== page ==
As the popularity of kratom has soared, so has the number of buyers and those willing to try it. As a result, the number of vendors offering it has also grown.
On one hand, that may seem like a great thing. More vendors mean more buying options that can drive prices down. On the other hand, however, a market that remains largely unregulated allows plenty of room for bad players to take advantage of the situation.
We’re speaking about fake kratom vendors and kratom scams.
What Is Fake Kratom
Fake kratom is any type of kratom product that does not correspond to the labeling on its package. It can be:
- A completely different botanical product that may also be unsafe,
- Another type of Mitragyna that is not speciosa, for instance, Mitragyna parvifolia that grows in India resembles Mitragyna speciosa, yet has very weak or no beneficial properties in comparison with its cousin.
- Adulterated kratom
- Contaminated kratom
- Old kratom that’s repackaged to look new
- Stolen kratom that’s not passed proper testing.
Tips to Avoid Fake Kratom
1. Check a Kratom Vendor’s Website
You should always regard issues with a kratom vendor’s website as red flags. Look for pages like Contact, About Us, as well as their policies.
A proper vendor’s contact information should be easily located and they should have invested some time and effort into developing an About page that speaks about their values and driving factors for selling kratom.
Look through their policies, especially their Return Policy. If there is none or there are no options to get your money back, you may want to avoid them.
A good sign is if a vendor has an informative blog. Developing one takes time and money. The vendor either need to write posts by themselves or hire someone to do that in their stead. If their aim to is scam people to get a quick buck from selling fake kratom, it’s unlikely that they’ll go through the hassle and spend their resources to develop a blog.
If you’ve found (or have been found) by a vendor who has no website, we’d advise staying away from those. It’s highly likely that nothing good is going to come out of that.
2. Evaluate the Price
There is expensive kratom. There is affordable kratom. And there is cheap kratom. Most of the times, you get what you pay for.
Though, sometimes, you may not get anything at all.
This may happen if kratom is extremely cheap or a deal seems to be too good to be true. Came across super cheap kratom on eBay, Craigslist, or a similar platform? And they have no website? Don’t just scroll past, shut the tab completely. It’s either fake on non-existent kratom.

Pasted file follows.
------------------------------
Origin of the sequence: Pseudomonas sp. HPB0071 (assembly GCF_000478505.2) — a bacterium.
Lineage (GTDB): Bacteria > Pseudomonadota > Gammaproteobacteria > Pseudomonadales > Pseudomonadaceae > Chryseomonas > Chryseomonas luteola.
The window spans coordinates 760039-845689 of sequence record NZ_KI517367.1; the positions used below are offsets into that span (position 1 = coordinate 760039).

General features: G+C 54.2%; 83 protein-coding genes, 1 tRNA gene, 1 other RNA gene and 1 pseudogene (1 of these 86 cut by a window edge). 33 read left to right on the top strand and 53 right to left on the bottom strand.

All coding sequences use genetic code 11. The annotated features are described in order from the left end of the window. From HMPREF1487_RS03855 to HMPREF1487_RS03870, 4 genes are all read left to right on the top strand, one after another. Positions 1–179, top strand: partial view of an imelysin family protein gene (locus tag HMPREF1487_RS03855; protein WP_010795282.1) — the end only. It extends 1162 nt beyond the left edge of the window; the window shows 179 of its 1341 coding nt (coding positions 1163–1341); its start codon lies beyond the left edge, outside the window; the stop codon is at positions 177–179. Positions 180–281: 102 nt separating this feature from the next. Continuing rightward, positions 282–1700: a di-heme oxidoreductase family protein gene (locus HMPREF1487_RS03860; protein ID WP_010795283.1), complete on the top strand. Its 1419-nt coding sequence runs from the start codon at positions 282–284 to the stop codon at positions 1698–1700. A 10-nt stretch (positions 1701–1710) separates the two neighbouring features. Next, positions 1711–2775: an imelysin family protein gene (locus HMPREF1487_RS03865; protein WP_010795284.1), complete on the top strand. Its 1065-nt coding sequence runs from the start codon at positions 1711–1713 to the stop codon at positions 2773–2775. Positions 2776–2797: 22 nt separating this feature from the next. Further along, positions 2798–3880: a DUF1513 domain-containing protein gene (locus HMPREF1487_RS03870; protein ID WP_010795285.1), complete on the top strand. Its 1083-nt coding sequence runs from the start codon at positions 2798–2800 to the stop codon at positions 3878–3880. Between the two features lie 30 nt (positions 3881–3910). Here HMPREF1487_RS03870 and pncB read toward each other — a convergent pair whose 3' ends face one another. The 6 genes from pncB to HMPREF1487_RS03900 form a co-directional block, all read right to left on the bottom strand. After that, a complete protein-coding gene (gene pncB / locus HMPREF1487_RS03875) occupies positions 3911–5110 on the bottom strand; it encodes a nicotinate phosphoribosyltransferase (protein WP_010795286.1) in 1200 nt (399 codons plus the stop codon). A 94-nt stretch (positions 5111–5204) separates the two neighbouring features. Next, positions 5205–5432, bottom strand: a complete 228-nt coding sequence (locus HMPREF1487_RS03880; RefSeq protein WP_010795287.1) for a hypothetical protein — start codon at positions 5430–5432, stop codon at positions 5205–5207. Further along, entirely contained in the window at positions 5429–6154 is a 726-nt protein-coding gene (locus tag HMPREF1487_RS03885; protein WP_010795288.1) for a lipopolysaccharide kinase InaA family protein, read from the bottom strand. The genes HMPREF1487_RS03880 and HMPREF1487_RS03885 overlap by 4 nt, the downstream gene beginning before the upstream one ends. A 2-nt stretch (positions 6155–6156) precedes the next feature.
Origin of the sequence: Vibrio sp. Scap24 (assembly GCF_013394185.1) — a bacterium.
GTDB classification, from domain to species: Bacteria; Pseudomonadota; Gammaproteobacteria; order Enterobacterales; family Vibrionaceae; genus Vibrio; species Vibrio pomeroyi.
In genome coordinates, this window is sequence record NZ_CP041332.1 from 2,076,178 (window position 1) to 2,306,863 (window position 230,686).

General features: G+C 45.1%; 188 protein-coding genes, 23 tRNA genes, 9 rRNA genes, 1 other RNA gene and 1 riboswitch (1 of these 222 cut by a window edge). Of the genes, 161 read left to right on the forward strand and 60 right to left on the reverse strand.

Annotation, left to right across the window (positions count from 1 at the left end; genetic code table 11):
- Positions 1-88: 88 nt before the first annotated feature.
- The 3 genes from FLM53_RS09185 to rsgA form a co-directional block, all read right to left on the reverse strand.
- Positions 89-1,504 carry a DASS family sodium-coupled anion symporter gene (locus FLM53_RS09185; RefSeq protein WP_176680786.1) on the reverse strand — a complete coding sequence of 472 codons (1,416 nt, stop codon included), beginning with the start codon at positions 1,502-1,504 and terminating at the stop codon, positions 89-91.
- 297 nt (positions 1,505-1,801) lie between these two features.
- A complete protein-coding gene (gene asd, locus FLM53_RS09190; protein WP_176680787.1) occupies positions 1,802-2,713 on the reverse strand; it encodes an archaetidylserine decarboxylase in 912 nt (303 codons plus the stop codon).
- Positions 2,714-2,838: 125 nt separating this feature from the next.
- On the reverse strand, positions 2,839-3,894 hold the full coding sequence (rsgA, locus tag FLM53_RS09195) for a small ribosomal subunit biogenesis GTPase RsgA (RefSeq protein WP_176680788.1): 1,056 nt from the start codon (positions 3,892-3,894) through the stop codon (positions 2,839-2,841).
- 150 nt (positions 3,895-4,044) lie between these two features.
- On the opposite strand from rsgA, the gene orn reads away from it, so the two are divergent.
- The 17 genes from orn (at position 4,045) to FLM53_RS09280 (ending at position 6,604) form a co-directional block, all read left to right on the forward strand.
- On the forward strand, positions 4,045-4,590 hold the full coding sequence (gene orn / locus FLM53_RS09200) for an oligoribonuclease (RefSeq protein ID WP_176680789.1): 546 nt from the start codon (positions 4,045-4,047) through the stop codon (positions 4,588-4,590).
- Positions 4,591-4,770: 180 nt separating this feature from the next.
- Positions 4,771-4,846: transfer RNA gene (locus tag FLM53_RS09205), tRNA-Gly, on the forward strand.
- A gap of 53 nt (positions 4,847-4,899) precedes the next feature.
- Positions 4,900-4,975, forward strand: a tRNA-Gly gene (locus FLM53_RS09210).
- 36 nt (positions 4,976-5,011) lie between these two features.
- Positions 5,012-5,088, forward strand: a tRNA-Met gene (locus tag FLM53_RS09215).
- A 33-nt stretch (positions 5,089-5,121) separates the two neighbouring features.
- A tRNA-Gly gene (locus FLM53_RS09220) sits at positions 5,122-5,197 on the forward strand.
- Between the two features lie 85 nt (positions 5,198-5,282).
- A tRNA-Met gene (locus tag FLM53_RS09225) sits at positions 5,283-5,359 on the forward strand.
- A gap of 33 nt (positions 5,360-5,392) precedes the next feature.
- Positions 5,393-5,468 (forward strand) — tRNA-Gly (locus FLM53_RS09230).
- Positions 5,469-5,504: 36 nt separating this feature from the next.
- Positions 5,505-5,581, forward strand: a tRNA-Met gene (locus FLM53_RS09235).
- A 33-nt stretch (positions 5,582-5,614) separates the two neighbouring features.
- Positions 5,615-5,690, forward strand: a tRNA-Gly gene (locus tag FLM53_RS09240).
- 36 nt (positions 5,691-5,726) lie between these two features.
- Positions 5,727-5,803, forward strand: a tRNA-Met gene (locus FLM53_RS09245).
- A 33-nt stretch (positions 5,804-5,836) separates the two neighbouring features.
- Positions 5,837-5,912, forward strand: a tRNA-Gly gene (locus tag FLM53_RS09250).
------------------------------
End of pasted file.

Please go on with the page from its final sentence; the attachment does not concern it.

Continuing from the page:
Someone located you through kratom groups on Facebook and offering to send you 15 kilos of kratom for $1000. Most likely, that’s not worth your money, despite how appealing that deal looks.
3. Look for Reviews
Verified reviews and testimonials on a vendor’s website are usually a good sign. While faking reviews is possible, it’s highly unlikely that a fake vendor would fake hundreds of reviews.
Often, it’s also a good sign if there are a few not so positive reviews rather than just perfect 5-star reviews. You can’t please everyone, and the vendor is being honest about that.
4. Check Lab Test Results
Ever since we experienced the kratom Salmonella outbreak in 2018, trustworthy kratom vendors began displaying their kratom lab test results on their website as proof of the quality and purity of their products. Finding those is usually a good sign.
However, you may want to avoid kratom vendors who’ve repeatedly gotten in the news for selling contaminated or fake kratom. If they have allowed that to happen several times, then it’s likely that they are not properly testing their products.
5. Avoid Buying Kratom from the Source
While buying kratom directly from Indonesia may appear like a great idea, your risks of getting low-quality, inconsistent, or fake kratom, or no kratom at all, are much higher.
We know from personal experience and having lost thousands of dollars while establishing connections with local farmers in Indonesia.
Moreover, sanitary conditions in Indonesia are nowhere near those in America and you would be buying untested kratom. As a result, you won’t be able to know for sure what exactly you have received.
6. Avoid Buying Kratom Locally
Unless your state has passed the Kratom Consumer Protection Act, kratom remains unregulated. Therefore, it’s up to the local vendor to determine whether and how they ensure that their kratom products are pure. Moreover, it is more expensive to buy kratom locally than online.
7. Watch Out for Flashy Marketing
The packaging that kratom comes in should represent the product. Since it’s a natural botanical substance, it usually comes in packaging that is simple. If it’s overly flashy and shiny, that’s usually not a good sign.
In addition to that, examine the language used to advertise the product. If it is describing kratom in a way that misrepresents it, it may be fake kratom.
If you’d like to learn more tips about how to buy great quality kratom, see our kratom buying guide.
If you would like to purchase kratom, check us out. We are a Nevada-based vendor who imports kratom from Indonesia. Since Nevada has passed the Kratom Consumer Protection Act, kratom is regulated in our state, so you can rest assured that our products are lab-tested and pure. Check out our kratom products and what our buyers say.